If you were shown the side profiles of every mid-size SUV on the market, stripped of identifying badges, a keen eye would be needed to discern which one was which. This is a huge category of car, with SUVs making up around 45 per cent of all car sales.
For a volume manufacturer like Mazda (which built about 1.3 million cars in 2021) it’s clearly important to have a presence among the myriad SUVs. But how to make it different? For a while now, the Japanese company has set itself apart from the mainstream.
Mazda has been around since 1920, starting with cork manufacture, then moving on to rickshaws and ultimately cars. After a long-running partnership with Ford, it recently hooked up with fellow Japanese manufacturer Toyota, with whom it has a tech-sharing agreement. In the modern era, the company has excelled at making inexpensive small cars like the Mazda2 and Mazda3, as well as some perennially unfashionable and underrated mid-size saloons and estates (the Mazda6).
For now, Mazda is still best known for its long-running Mazda MX5, the world’s best-selling sports car, and for a streak of marketing that emphasises sprightly handling, performance, and a general feeling of joie de vivre across its range. It’s a tall order to distil this DNA into an SUV. Before the Mazda CX-60, there was the ill-fated MX-30, a neat-looking but range-hamstrung EV that represents a bit of an evolutionary dead end.
Mazda CX-60: a go-anywhere country runaround that doesn’t skimp on tech
First impressions of the Mazda CX-60 are similarly underwhelming. The bigger CX-60 doesn’t stand out from that aforementioned line-up of competitors, nor does it make much visual impact on the road.
The high flanks are broken up by an awkward crease that makes you double-take each and every time you approach the car, half-convinced that someone has just side-swiped it, while the wheel arches are given a pronounced, cartoonish crimp in an attempt to subdue the expanses of bare metal. At the front, the Mazda grille bleeds into the headlights on either side, a technique used by both BMW and Mercedes in recent years.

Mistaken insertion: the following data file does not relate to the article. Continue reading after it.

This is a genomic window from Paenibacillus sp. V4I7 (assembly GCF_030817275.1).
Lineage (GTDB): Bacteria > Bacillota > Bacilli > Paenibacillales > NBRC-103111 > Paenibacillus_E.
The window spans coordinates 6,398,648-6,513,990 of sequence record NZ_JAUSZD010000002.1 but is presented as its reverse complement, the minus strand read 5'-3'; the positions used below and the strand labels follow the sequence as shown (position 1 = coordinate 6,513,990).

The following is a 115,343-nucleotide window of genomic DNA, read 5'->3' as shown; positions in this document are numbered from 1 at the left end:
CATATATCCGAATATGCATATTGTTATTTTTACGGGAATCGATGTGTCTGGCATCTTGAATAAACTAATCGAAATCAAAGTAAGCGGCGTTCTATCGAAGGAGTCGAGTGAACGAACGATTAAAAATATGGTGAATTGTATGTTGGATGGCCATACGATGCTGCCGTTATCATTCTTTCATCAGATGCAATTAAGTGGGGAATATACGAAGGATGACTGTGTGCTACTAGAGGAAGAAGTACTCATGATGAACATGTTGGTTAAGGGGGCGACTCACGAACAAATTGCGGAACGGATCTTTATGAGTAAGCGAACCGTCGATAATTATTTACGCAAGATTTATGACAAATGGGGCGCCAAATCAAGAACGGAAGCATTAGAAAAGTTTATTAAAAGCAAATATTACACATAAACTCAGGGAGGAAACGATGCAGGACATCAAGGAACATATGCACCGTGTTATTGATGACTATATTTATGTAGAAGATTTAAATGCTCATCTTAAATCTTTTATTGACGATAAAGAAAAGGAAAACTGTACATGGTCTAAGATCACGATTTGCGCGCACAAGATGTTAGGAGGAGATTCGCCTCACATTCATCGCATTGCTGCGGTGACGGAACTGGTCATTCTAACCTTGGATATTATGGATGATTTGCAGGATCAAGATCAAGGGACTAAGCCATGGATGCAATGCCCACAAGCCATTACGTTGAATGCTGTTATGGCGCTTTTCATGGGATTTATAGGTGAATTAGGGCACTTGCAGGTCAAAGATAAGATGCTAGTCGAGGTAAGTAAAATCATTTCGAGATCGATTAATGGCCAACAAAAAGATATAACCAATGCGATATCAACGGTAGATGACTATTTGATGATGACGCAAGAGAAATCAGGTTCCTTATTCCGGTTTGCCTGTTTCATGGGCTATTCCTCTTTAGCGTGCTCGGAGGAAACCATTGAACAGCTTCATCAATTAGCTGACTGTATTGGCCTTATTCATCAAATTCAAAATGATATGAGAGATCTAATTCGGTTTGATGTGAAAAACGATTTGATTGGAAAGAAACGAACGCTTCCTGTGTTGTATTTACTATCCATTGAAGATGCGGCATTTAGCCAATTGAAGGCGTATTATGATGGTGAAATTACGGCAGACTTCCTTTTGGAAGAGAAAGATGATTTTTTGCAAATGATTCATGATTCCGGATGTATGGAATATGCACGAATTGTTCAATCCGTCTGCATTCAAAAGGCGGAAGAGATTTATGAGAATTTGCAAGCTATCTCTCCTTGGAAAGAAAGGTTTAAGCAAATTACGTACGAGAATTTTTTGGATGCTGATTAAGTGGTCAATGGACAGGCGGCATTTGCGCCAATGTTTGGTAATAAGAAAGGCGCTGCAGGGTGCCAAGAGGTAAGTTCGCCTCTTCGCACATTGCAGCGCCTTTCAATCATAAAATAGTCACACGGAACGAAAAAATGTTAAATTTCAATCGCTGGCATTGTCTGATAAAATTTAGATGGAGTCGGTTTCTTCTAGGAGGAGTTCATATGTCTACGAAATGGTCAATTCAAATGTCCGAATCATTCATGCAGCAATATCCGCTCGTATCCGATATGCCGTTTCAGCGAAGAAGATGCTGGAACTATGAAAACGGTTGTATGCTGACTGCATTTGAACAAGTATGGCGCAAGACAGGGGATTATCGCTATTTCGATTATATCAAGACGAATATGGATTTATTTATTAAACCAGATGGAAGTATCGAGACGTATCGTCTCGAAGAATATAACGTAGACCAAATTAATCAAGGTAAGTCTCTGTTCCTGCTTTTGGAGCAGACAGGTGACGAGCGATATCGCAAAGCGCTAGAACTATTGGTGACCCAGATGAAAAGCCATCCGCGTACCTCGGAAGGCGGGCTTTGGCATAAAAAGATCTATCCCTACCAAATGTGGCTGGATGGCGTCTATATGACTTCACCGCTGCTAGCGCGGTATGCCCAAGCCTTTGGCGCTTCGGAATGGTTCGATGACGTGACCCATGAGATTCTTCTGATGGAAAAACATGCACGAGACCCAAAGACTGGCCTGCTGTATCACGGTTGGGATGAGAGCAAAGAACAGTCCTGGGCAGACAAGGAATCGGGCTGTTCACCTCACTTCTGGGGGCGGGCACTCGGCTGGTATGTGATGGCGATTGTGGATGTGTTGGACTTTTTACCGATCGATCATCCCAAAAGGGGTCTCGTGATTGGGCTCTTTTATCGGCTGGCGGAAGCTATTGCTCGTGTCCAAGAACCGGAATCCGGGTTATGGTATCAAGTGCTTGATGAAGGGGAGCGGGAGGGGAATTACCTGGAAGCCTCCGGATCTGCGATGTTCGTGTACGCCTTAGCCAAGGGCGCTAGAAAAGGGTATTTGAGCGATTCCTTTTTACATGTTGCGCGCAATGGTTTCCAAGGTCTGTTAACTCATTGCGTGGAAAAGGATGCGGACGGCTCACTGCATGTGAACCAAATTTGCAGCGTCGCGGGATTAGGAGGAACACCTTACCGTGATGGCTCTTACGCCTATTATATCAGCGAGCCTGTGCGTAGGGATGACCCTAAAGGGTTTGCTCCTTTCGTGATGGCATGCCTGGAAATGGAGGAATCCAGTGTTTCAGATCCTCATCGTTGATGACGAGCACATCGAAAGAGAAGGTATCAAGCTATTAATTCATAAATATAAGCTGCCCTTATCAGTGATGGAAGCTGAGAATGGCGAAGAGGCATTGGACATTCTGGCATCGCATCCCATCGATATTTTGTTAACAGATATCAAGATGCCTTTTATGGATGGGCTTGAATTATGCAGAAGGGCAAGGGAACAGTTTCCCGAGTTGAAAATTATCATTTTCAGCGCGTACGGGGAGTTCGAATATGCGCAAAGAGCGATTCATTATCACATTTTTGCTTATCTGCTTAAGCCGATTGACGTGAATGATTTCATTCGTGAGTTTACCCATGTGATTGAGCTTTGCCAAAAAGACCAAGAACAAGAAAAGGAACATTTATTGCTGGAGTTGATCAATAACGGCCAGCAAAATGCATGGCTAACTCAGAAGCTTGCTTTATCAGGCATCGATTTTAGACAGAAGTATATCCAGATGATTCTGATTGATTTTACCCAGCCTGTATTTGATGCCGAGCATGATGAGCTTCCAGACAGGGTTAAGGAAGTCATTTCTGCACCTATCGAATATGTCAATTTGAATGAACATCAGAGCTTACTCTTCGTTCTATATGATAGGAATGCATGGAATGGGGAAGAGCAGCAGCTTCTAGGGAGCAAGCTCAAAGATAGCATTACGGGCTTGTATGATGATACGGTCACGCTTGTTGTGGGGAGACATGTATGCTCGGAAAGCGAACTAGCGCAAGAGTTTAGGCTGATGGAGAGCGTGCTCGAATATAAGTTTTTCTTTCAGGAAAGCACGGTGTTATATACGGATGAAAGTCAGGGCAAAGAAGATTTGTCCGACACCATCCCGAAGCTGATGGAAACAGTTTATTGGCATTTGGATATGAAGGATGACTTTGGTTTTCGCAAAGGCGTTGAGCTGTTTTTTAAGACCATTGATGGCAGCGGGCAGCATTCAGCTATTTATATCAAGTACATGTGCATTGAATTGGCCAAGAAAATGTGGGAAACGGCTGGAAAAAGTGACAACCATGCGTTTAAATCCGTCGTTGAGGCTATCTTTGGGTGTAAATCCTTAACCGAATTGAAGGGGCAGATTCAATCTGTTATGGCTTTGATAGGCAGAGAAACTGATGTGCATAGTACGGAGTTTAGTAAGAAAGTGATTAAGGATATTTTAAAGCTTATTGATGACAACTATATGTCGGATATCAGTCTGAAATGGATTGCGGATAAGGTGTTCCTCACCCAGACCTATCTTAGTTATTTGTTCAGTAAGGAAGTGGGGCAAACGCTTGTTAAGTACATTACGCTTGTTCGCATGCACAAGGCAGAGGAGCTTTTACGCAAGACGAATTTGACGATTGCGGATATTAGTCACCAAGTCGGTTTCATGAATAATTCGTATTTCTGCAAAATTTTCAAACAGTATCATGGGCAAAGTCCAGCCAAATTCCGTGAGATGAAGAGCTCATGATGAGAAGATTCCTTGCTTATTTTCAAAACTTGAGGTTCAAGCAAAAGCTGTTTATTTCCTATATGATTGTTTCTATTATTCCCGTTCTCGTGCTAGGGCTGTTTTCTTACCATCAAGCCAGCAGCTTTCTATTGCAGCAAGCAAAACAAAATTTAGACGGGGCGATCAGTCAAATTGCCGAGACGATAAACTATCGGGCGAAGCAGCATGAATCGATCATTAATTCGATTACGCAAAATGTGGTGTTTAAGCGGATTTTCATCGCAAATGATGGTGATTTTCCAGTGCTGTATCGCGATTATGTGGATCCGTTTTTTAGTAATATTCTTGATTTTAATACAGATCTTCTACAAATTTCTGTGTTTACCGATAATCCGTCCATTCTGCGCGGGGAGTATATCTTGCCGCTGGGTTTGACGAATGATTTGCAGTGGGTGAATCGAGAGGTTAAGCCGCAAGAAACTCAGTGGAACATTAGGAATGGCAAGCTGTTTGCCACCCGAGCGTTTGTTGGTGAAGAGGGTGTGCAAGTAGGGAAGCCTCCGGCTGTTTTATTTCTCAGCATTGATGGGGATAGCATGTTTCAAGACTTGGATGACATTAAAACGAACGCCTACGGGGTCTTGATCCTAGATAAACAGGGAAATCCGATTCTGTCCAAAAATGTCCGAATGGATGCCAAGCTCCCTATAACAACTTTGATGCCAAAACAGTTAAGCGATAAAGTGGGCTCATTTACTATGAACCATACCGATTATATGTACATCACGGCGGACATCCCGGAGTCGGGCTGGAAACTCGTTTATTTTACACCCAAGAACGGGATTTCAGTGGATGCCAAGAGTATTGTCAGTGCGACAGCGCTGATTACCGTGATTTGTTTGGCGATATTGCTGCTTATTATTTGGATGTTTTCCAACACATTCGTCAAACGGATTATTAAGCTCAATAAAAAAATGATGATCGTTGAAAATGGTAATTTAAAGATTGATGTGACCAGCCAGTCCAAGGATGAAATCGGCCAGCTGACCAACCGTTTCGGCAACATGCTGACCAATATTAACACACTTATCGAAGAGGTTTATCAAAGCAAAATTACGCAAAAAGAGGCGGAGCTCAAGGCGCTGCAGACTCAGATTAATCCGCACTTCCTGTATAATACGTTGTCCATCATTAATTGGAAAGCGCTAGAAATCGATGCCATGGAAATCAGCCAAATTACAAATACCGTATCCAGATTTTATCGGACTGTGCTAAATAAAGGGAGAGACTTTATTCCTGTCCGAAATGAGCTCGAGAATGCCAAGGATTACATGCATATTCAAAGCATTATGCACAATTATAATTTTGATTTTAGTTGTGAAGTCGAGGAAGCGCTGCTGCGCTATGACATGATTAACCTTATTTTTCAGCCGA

Mazda makes a great deal of its adherence to traditional Japanese design concepts like ‘Ma’ (‘the calm and dignified beauty of empty space‘) and ‘Hacho’ (described as ‘intentional unevenness’), as well as ‘Kaichou’, ‘an element of disruption which mixes different materials and textures’.
It’s a stretch to detect these in the CX-60, either inside or out, and they work best when deployed on Mazda’s concept vehicles, unconstrained by the limits of mass production and legislation.
Nevertheless, the CX-60 is a much more satisfactory story inside. You’d have thought there was no excuse for a badly designed car interior in 2022, but the truth is that the ultra-rapid evolution of personal technologies like smart phones and tablets has posed a massive headache for car designers, who don’t have the speed and resources to keep up.
Full touchscreen interiors are inevitably over-complicated or underwhelming, and Mazda has thankfully gone for an approach that mixes screens with dials. In ‘Takumi’ trim, it’s a very well-equipped, comfortable car, even if on-board technologies like See-Through View – which gives you an underbody view when off-roading – are likely to be under-utilised by many drivers.
The other aspect of Mazda’s ethos that the CX-60 struggles to convey is the driving experience. A firmly-sprung car gives a more dynamic and responsive driving experience. However, hybrids are not svelte, and as a result, the CX-60 is brutishly firm across rough roads and speed bumps. On the open road, it is substantially better, but doesn’t quite have the relationship to the MX-5 that a Porsche Macan has, say, to a Cayman.
So the CX-60 is not a town car, then. But given that it’s a hefty SUV, this should come as absolutely no surprise to anyone. In its favour, the CX-60 offers the same broad range of abilities as, say, a Range Rover, only at a fraction of the price. It might not align with Mazda’s self-image, but as a cut-price, go-anywhere country runaround that doesn’t skimp on tech, the CX-60 starts to make sense.
Mazda CX-60 EXCLUSIVE LINE, from £45,420, Takumi Grade edition from £48,050
mazda.co.uk (opens in new tab)
Jonathan Bell has written for Wallpaper* magazine since 1999, covering everything from architecture and transport design to books, tech and graphic design. He is now the magazine’s Transport and Technology Editor. Jonathan has written and edited 15 books, including Concept Car Design, 21st Century House, and The New Modern House. He is also the host of Wallpaper’s first podcast.
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